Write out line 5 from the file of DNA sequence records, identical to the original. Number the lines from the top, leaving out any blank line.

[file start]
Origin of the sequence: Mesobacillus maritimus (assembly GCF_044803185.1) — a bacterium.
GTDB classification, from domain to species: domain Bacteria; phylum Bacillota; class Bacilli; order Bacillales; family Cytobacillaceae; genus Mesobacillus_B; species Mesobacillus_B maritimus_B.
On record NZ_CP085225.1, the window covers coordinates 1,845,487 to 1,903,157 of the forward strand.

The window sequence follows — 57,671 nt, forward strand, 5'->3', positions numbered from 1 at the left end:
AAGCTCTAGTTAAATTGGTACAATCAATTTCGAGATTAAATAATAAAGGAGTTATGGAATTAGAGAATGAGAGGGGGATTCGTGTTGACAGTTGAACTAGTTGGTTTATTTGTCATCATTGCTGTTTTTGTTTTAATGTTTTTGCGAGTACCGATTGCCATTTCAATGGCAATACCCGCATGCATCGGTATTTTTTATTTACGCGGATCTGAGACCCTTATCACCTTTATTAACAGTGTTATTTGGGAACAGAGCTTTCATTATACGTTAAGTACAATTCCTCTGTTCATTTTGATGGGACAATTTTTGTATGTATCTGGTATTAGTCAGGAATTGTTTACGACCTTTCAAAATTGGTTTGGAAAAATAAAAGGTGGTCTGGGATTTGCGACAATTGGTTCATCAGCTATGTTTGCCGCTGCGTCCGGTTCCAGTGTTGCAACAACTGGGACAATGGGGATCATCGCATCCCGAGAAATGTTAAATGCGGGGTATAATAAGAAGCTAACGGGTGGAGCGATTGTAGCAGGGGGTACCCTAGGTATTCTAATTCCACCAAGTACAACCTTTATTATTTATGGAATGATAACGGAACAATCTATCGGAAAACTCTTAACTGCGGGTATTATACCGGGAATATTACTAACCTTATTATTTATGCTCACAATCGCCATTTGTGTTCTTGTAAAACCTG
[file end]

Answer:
AAGCTCTAGTTAAATTGGTACAATCAATTTCGAGATTAAATAATAAAGGAGTTATGGAATTAGAGAATGAGAGGGGGATTCGTGTTGACAGTTGAACTAGTTGGTTTATTTGTCATCATTGCTGTTTTTGTTTTAATGTTTTTGCGAGTACCGATTGCCATTTCAATGGCAATACCCGCATGCATCGGTATTTTTTATTTACGCGGATCTGAGACCCTTATCACCTTTATTAACAGTGTTATTTGGGAACAGAGCTTTCATTATACGTTAAGTACAATTCCTCTGTTCATTTTGATGGGACAATTTTTGTATGTATCTGGTATTAGTCAGGAATTGTTTACGACCTTTCAAAATTGGTTTGGAAAAATAAAAGGTGGTCTGGGATTTGCGACAATTGGTTCATCAGCTATGTTTGCCGCTGCGTCCGGTTCCAGTGTTGCAACAACTGGGACAATGGGGATCATCGCATCCCGAGAAATGTTAAATGCGGGGTATAATAAGAAGCTAACGGGTGGAGCGATTGTAGCAGGGGGTACCCTAGGTATTCTAATTCCACCAAGTACAACCTTTATTATTTATGGAATGATAACGGAACAATCTATCGGAAAACTCTTAACTGCGGGTATTATACCGGGAATATTACTAACCTTATTATTTATGCTCACAATCGCCATTTGTGTTCTTGTAAAACCTG